BT has reached an agreement with the communications regulator Ofcom to legally separate from its infrastructure arm, Openreach.
Openreach builds and maintains the tens of millions of copper and fibre lines that run from telephone exchanges to homes and businesses across the UK.
This infrastructure is not just used by BT but also other internet service providers, such as Sky, TalkTalk and Vodafone.
BT has faced growing calls from rivals to spin off Openreach as a separate company, and in November Ofcom ordered a legal separation of the firm , citing competition concerns.
On Friday, the pair said they have reached agreement on a "long-term regulatory settlement that will see Openreach become a distinct, legally separate company with its own board, within the BT Group".
Around 32,000 employees will transfer to the newly formed Openreach Limited. The new company will have its own branding that will not feature the BT logo.
Ofcom said, since BT has agreed to all of the changes needed to address its competition concerns, it will no longer need to impose these changes through regulation.
Ofcom boss Sharon White called it a "significant day" for phone and broadband users and pledged to "carefully monitor" how the new Openreach performs.
"I believe this agreement will serve the long-term interests of millions of UK households, businesses and service providers that rely on our infrastructure," said BT chief executive Gavin Patterson.
"We have listened to criticism of our business and as a result are willing to make fundamental changes to the way Openreach will work in the future."
So what does all this mean for you and your broadband package?
The main reason Ofcom decided to force Openreach to operate as a separate company was because BT was making all the decisions about where Openreach should invest, without consulting the other telecoms companies using its infrastructure.
This meant that BT was essentially dictating which areas of the country received fibre broadband, and which technologies were used to deliver it.
As a separate company, Openreach will have to weigh up the commercial interests of all its customers equally – theoretically resulting in better broadband service for everyone.
Although Openreach’s budget will still be set by BT, the new set-up will give BT’s rivals greater access the Openreach’s underground cables and telegraph poles, allowing them to more easily invest in their own fibre networks.
However, Richard Neudegg, head of regulation at uSwitch.com, warned that the legal setup of Openreach won’t solve some customers’ frustration with broadband services alone.
"Most consumers won’t be bothered whether or not ‘a BT Group business’ is written on the side of Openreach vans, what matters is the UK’s digital infrastructure actually getting better in practice," he said.
"Ofcom needs to act across the board to ensure competition and service improvements.
"This includes universal service obligations, quality of service requirements on regulated products, sorting out industry switching processes and automatic compensation when providers fail to deliver."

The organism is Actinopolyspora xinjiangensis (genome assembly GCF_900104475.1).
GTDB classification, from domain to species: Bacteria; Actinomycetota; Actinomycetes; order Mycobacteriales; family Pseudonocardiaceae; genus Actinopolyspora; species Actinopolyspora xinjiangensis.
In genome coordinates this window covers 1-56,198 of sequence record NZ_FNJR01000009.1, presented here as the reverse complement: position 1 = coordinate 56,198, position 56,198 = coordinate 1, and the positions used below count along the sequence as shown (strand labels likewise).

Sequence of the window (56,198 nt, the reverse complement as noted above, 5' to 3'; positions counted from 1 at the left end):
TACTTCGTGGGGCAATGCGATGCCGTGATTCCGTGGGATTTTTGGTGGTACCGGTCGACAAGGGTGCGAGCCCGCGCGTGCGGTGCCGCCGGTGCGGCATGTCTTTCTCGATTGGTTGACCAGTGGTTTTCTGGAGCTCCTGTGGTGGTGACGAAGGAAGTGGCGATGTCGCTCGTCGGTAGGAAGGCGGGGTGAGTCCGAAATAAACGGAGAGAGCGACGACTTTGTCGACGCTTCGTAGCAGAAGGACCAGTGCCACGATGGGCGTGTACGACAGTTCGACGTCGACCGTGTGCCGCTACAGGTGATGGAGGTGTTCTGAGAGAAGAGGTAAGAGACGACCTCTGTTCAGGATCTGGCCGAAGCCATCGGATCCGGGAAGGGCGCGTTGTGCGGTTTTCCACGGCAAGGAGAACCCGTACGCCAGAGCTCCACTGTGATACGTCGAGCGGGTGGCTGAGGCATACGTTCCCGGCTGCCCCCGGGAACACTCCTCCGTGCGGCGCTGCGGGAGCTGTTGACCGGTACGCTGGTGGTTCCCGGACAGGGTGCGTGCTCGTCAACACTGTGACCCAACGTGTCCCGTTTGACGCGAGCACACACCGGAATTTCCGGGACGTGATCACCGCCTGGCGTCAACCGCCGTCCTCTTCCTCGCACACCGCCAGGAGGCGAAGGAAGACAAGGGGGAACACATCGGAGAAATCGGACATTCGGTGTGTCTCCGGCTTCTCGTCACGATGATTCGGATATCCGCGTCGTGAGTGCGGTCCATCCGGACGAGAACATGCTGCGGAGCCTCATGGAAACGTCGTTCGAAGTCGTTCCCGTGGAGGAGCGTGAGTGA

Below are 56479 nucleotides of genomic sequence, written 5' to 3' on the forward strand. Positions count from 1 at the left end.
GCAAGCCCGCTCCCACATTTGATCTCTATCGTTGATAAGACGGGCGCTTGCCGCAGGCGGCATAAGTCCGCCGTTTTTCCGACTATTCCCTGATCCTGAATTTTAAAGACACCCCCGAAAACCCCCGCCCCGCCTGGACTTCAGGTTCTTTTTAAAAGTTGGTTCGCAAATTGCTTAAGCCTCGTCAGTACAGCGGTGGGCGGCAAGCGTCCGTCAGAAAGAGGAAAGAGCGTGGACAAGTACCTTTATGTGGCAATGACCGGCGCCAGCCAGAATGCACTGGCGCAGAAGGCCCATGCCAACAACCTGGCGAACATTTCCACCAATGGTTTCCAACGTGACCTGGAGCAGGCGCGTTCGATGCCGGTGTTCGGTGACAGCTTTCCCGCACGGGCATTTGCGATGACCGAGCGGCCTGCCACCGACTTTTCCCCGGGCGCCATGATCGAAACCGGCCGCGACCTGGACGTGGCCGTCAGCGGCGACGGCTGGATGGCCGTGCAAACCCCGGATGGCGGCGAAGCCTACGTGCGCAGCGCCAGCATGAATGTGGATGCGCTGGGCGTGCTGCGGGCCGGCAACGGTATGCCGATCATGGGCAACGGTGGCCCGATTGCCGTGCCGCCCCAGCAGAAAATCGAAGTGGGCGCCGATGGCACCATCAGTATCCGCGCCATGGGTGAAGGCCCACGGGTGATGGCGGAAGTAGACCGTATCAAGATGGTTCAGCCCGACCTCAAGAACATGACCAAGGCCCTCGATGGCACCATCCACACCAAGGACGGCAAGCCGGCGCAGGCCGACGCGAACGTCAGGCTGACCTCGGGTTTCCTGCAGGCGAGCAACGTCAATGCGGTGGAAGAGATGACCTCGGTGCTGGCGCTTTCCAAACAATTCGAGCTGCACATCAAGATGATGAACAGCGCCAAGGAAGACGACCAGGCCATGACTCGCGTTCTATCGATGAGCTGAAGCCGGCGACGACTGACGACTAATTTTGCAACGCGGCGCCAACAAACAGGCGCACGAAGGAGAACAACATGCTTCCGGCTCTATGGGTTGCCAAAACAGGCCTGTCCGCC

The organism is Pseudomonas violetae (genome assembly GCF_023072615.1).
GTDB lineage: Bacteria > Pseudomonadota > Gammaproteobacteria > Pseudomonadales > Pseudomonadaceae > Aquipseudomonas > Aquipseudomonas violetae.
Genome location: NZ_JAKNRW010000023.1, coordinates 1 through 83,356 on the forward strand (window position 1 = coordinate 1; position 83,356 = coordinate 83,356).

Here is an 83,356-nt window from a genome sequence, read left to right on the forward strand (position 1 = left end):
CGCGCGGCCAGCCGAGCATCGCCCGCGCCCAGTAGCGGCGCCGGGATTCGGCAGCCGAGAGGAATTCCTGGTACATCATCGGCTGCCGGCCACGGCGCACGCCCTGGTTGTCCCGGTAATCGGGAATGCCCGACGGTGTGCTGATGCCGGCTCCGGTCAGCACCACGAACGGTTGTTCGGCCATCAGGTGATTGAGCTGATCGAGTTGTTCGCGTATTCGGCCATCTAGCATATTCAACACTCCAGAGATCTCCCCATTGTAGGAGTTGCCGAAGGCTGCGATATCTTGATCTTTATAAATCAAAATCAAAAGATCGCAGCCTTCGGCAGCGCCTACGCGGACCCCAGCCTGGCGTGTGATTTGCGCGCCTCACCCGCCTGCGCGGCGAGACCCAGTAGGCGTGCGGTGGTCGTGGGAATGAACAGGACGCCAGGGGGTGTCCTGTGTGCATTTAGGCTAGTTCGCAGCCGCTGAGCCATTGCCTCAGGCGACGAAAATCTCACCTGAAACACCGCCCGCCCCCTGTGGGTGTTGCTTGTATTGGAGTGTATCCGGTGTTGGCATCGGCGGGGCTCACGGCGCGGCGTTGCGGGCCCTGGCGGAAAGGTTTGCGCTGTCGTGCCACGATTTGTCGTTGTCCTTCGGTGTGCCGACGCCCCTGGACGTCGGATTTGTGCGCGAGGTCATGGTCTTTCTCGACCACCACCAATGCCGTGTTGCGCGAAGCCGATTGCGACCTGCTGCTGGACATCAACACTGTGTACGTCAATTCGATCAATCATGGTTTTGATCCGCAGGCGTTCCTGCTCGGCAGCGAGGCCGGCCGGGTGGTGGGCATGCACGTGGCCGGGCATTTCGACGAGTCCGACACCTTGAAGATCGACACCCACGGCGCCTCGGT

Alex Neill, Managing Director of Home Services at Which? said: "Millions of people have suffered woeful levels of service from Openreach, so these reforms must lead to significant improvements for customers who have been let down for too long.
"Telecoms are now an essential part of our daily lives, so it’s vital that consumers now really do see better phone and broadband services."
While neither Ofcom not BT claim that the new arrangement will result in lower bills, it does at least put internet providers on a more level playing field.
This, in theory, should increase competition in the market, giving internet providers an incentive to offer better deals for customers.
"This is good news for consumers. It will mean better internet services for BT customers and those of rival providers, and could also mean lower bills," said Liberal Democrat shadow business secretary Don Foster.
Dan Howdle, consumer telecoms expert at Cable.co.uk, added that broadband, TV and phone customers will "enjoy all the benefits the stoking of competition in a fairer marketplace is likely to bring".
While it’s hard to pinpoint exactly what these benefits will be at this stage, most industry commentators seem to agree that this new arrangement will benefit consumers in the long run.
It could also help to distance BT from accusations that it is pouring money into buying TV rights for Premier League football matches at the expense of Openreach’s fibre broadband rollout.
Drawing a line
Perhaps the most important thing about today’s agreement is that it draws a line under the long-running and bitter dispute over the future of Openreach.
"This is not the full structural separation many of BT’s retail rivals – including providers served by Openreach’s network – have campaigned hard for," said Neudegg.
"What it does is offer a middle ground that gives Openreach independence, while still being owned by BT. It is a step further than the functional separation that led to the creation of Openreach in the first place."
By reaching a voluntary agreement with Ofcom, BT has avoided the costs and delays to infrastructure rollout that a full separation would have entailed.
"Resolving it now, without having to go to Brussels to enforce a new structure, will bring much-needed stability to a UK market still reeling from the Brexit referendum," said Kester Mann, principle analyst at CCS Insight.
"BT’s rivals, notably Sky and TalkTalk, will publicly claim that the regulator should have gone further by enforcing a full structural separation. However, this option was always the most radical and controversial the regulator could have taken.
"In private they should be more than satisfied with the changes Ofcom has pushed through."